As I ponder this, I think about all the times I think of something great I want to do to please God.  I have big dreams, and in my heart I truly want to honor the Lord - this is good and right.  But sometimes as I set out in one direction or another, I hear the Lord say, "No."  Sometimes it startles me.  Sometimes I am tempted to protest - to defend my plan - to tell the Lord what a good idea it was, because surely He didn't understand it fully before giving a negative answer. This may seem silly, but this is how my mind works (and perhaps yours does as well).

David accepted God's "No."  I am wise when I do the same.

As we read in Proverbs, "Many are the plans in the mind of a man, but it is the purpose of the LORD that will stand" (19:21, see also 16:1 and 16:9).  In James we read that we "ought to say, 'If the Lord wills, we will live and do this or that'" (4:15).  We can plan - and we should plan - but those plans should always be subject to the leading of the Lord.  God's ways are truly best!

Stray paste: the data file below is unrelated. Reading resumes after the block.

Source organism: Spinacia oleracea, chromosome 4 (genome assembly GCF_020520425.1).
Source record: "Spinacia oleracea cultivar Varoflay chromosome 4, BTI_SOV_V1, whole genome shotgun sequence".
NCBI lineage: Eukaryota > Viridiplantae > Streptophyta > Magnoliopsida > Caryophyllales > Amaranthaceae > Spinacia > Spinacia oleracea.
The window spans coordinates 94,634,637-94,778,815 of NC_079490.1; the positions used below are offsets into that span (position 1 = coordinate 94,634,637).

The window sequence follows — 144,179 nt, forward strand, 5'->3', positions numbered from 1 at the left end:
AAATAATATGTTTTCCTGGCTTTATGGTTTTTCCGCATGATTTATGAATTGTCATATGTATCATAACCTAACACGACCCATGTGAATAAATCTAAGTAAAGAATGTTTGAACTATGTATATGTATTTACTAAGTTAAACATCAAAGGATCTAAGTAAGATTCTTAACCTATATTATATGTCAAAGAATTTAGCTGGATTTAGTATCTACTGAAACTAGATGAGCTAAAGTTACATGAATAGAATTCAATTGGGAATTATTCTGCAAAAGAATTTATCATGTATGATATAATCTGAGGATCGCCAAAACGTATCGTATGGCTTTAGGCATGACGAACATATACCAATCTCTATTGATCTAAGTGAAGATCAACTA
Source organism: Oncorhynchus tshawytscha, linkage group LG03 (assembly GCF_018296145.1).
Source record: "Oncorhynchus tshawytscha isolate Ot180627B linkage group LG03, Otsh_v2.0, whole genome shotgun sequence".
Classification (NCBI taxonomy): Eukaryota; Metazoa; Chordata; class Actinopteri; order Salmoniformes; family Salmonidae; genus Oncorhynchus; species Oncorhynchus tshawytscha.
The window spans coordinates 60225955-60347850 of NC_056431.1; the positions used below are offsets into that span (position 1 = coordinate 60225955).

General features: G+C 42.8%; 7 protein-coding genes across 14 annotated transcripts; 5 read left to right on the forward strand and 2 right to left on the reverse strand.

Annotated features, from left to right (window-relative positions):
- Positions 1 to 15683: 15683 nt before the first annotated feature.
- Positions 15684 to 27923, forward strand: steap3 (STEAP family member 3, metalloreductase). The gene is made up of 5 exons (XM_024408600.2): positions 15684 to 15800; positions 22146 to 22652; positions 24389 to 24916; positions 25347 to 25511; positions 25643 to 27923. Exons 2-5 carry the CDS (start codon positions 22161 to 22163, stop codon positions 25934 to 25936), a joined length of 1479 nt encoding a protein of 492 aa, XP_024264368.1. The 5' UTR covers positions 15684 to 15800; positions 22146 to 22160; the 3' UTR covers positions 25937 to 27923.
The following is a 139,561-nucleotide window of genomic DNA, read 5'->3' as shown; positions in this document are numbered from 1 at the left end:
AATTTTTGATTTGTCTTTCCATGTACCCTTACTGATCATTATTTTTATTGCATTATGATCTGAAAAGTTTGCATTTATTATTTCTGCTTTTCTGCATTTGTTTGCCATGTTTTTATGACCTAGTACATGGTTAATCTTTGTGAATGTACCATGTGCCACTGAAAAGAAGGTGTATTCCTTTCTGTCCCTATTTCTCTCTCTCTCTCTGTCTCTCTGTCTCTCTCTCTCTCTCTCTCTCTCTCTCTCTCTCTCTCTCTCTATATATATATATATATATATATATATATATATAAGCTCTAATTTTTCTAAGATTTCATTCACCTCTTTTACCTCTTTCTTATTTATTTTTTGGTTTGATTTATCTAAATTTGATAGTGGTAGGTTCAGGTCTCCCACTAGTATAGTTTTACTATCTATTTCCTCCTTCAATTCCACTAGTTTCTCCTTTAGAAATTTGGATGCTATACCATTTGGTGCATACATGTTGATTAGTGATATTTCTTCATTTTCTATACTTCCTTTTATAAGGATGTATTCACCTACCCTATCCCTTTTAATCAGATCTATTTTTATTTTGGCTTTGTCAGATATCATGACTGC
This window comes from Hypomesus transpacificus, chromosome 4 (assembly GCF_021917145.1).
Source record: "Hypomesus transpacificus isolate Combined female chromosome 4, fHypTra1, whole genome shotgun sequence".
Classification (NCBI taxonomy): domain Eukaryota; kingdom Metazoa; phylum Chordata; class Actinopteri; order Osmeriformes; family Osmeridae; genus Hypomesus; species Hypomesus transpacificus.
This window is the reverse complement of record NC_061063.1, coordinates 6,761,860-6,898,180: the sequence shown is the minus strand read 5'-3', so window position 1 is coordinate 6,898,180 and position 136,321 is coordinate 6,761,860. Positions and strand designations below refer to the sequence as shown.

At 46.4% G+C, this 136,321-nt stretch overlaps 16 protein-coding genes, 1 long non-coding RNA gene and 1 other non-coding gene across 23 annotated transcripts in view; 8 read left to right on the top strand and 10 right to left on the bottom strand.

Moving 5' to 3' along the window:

Monday, January 16, 2012

Laws of Love

God has given us His Word, filled with glimpses of His love and His character.  The Bible is a treasure chest filled with endless gems more valuable than anything this world can offer.

Sometimes I hear (or read) people's ideas that the Bible is just a bunch of antiquated lists of things to do or not do.  Most of those people express - either explicitly or implicitly - that God is just some kind of cosmic killjoy with rules that don't apply to today's society.

This idea is prevalent outside the church, but I have found shadows of this kind of thinking even inside the church.  Sometimes it seems the boundaries God has set for our lives are - well - inconvenient.  Sometimes they seem too hard to follow.  We may (consciously or subconsciously) even try to pick and choose the things we want to follow and then ignore the rest.  Rules feel restrictive, and by nature we tend to want to rebel against them.